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The commander of U.S. forces in Latin America told Congress Wednesday that the military is developing plans to be immediately ready for any contingency if Venezuelan opposition leader Juan Guaidó ousts dictator Nicolás Maduro from power. Adm. Craig Faller, head of U.S. Southern Command, told the House Armed Services Committee he believes it is only a matter of time before Guaidó, president of the country’s National Assembly, takes control. Guaidó encouraged Venezuelans to take to the streets starting Tuesday, saying that the final phase of “Operation Freedom” had begun. “[T]here is going to be a day when the legitimate government takes over, and it’s going to come when we least expect it,” said Faller. “And it could be right now, so we are calling it ‘day now’ planning.” Faller told the committee that repairing Venezuela’s dilapidated economic and energy infrastructure after years of corruption and mismanagement won’t be a sample task. “[T]he magnitude of the misery is going to require every element of international unity that currently exists,” he said. Rep. Seth Moulton, D-Mass., asked Faller if military planning includes contingencies involving the aftermath of a U.S. intervention in the country. Faller said the military is preparing for anything the president has said is on the table, adding that “we are on the balls of our feet.” He said he would prefer to disclose the details in a closed session of Congress. Trump has kept military options on the table since Venezuela’s political crisis began. In January, the United States and dozens of other Western nations recognized Guaidó as the country’s interim president. “The president has been crystal clear and incredibly consistent. Military action is possible. If that’s what’s required, that’s what the United States will do,” U.S. Secretary of State Mike Pompeo said today in an interview on Fox Business Network. Venezuela’s political turmoil has been exacerbated by mass food shortages. The average Venezuelan has lost 20 pounds in the last year, Faller said, with 90 percent of people suffering from malnutrition. Responsibility for the continuing crisis “squarely rests on Cuba, Russia, and to some extent China,” the admiral told the committee. The Pentagon has estimated as many as 20,000 Cuban forces are supporting the Maduro regime. An unknown number of Russian military personnel and mercenaries are also believed to be in Venezuela, with 100 special advisers flying in recently. “It’s significant, and it’s contributing to the devastation,” said Faller. Trump threatened an embargo against Cuba yesterday. “If Cuban Troops and Militia do not immediately CEASE military and other operations for the purpose of causing death and destruction to the Constitution of Venezuela, a full and complete … embargo, together with highest-level sanctions, will be placed on the island of Cuba,” the president said in a pair of tweets. Government officials and experts have warned that the conflict in Venezuela could create an immigration crisis larger than that caused by the Syrian civil war. The United Nations estimates that about 3.5 million Venezuelans have fled the country, with 1.8 million leaving in 2018 alone.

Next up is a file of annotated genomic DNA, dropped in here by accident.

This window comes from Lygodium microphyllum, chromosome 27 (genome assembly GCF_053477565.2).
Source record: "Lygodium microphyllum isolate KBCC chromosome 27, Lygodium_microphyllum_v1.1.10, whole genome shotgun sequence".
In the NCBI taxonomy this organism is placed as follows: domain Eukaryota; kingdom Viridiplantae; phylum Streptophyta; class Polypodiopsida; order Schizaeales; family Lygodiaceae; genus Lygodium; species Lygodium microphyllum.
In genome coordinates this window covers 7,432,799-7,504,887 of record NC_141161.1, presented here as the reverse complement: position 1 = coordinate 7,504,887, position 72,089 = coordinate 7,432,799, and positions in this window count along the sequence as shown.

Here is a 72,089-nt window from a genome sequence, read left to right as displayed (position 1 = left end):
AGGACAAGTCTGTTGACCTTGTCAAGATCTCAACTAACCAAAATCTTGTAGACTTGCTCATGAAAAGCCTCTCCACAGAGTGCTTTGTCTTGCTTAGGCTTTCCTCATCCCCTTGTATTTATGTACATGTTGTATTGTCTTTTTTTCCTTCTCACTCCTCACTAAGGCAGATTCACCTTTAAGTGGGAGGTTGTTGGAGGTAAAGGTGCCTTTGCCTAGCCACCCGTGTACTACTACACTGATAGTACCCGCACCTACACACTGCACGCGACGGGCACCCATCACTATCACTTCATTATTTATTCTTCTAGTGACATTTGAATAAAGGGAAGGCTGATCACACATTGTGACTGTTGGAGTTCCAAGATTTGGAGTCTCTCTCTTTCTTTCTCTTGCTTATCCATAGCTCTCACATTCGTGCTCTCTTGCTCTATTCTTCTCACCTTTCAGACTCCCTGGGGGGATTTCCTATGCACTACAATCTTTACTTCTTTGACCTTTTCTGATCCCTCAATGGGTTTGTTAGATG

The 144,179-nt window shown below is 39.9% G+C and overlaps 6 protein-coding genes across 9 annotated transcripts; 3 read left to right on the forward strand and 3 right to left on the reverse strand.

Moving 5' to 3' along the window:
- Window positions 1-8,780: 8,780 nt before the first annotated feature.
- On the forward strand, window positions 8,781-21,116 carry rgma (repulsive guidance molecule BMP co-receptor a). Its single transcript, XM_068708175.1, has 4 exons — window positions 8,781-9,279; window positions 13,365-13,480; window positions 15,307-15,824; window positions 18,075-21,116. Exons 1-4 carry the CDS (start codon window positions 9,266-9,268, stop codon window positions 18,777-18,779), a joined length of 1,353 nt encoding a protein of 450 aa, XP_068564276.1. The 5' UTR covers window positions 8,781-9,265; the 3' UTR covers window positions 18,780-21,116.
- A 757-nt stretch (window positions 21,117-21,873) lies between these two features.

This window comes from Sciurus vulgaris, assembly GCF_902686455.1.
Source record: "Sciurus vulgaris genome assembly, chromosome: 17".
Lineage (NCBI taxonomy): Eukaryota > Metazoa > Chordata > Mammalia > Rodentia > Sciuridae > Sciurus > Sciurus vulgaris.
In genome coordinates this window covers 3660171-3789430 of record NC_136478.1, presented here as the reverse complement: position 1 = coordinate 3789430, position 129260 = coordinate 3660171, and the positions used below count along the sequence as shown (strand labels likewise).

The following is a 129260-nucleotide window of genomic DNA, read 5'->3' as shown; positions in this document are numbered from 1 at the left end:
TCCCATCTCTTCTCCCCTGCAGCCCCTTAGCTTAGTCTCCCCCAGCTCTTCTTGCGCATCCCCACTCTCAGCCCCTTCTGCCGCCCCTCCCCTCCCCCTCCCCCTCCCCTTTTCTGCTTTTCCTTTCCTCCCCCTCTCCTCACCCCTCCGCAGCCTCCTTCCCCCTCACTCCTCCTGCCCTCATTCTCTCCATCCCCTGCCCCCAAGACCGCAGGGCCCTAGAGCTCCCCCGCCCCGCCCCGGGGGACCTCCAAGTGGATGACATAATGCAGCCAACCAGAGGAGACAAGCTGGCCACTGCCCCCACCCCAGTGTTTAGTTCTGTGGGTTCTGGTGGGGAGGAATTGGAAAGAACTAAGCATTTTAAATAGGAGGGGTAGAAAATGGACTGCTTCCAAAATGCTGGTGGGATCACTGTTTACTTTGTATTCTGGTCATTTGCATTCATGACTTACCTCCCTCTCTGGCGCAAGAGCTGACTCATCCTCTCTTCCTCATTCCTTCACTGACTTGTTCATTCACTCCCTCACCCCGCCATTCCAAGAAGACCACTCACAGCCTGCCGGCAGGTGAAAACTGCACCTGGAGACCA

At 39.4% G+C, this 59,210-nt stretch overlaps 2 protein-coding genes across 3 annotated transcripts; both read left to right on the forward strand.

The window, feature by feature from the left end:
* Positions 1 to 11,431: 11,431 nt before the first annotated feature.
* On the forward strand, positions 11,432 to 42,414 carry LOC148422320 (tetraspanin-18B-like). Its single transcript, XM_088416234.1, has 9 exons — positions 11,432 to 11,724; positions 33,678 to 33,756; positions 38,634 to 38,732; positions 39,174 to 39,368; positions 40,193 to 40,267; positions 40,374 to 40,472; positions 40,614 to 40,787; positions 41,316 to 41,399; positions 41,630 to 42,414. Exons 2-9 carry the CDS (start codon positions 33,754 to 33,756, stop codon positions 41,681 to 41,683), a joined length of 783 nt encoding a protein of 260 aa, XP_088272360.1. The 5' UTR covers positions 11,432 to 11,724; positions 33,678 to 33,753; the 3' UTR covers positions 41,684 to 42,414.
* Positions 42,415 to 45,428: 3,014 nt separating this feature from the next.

The U.S. military is looking to develop and test more weapons it can blast into space to fire at targets on the surface of the earth. According to Defense One, the first plan on the agenda is a space laser that could be used to blow up enemy missiles “coming off the launch pad”. A study to see if this is feasible should wrap up within six months, but only takes up $15m of the total budget. Much of the rest of the cash is going to a project to develop space-based “particle beam” weapons. While lasers fire high-energy light at targets, particle beam weapons would accelerate a stream of subatomic particles to ludicrously high speeds and direct them at the target. While each particle only has a tiny mass, enough of them moving fast enough would be able to impart a serious amount of energy in a very short space of time. The U.S. first tested particle beam weapons in the late 1980s to some success, but the designs for a functional weapon were huge, with some reportedly over 70 feet long. “We now believe we can get it down to a package that we can put on as part of a payload to be placed on orbit,” according to a senior U.S. military official quoted by Defense One. The idea is that such weapons could be used to take out missiles very shortly after they launch, when they’re blasting up from their launch pads into the atmosphere. The current plan has such weapons being ready for testing in 2023. Some worry that if the U.S. developed and deployed these sorts of weapons it would push the likes of Russia and China into developing both missiles that would be resistant to the technology and weapons to take down the satellite weapons. The development of those new weapons result in “greatly increasing the threat to U.S. assets in space,” according to Kingston Reif, of the Arms Control Association. No country currently has any official space-based weapons, but plenty have been theorized. China has upgraded its space technology recently, with U.S. analysts suggesting they already have laser-based weapons capable of crippling American defenses.